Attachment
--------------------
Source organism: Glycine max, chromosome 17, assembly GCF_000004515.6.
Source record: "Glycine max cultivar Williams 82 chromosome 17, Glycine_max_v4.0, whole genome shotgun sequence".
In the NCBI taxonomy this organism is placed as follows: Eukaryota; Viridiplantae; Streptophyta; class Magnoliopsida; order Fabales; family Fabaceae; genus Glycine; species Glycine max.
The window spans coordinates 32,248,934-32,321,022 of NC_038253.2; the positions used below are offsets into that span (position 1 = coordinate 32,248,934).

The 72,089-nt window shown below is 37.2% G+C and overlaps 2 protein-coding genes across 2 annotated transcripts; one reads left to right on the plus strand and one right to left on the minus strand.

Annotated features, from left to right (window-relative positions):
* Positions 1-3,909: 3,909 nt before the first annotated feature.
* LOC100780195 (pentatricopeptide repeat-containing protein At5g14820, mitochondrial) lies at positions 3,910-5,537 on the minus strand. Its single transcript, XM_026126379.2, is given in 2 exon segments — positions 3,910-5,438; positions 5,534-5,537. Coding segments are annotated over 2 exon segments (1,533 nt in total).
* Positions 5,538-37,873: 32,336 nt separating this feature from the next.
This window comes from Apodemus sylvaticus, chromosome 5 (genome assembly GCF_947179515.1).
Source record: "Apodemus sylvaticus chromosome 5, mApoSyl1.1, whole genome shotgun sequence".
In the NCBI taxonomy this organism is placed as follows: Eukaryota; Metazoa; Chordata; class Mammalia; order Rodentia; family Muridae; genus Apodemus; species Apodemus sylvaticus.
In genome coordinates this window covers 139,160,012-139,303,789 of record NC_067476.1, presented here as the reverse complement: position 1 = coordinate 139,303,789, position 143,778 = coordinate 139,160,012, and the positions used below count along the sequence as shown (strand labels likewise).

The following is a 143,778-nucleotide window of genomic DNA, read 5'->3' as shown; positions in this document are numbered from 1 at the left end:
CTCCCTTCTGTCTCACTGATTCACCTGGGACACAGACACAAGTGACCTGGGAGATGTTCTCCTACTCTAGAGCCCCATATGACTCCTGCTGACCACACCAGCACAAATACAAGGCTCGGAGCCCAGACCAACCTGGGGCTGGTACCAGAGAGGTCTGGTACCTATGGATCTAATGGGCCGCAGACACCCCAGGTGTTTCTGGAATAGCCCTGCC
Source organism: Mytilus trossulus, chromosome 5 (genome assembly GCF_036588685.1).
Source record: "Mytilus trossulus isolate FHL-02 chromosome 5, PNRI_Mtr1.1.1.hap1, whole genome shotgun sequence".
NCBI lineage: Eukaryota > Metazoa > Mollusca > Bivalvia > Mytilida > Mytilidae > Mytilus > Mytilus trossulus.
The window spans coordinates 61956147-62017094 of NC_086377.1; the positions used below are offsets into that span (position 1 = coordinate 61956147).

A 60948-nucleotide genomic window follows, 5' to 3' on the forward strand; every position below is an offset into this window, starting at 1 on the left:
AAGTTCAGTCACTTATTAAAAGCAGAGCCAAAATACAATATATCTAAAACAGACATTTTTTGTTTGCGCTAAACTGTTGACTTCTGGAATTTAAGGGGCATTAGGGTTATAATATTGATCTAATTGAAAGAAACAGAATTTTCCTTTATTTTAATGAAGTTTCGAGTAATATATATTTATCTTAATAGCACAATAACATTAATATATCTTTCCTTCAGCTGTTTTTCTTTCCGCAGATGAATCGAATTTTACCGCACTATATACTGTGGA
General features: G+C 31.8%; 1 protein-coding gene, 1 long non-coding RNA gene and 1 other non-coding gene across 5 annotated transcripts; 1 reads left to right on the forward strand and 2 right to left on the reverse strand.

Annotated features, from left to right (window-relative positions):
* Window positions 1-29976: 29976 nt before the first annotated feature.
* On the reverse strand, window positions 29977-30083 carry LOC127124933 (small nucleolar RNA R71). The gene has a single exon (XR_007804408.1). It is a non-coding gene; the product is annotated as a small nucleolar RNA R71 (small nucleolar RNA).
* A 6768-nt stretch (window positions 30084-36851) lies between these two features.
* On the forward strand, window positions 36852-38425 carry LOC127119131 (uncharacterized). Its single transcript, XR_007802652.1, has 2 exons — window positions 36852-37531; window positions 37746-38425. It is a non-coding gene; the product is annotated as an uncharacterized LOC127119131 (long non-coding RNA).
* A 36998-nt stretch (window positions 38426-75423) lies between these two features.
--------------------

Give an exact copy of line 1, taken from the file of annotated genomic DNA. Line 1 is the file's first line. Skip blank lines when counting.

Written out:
Source organism: Glycine max, chromosome 17, assembly GCF_000004515.6.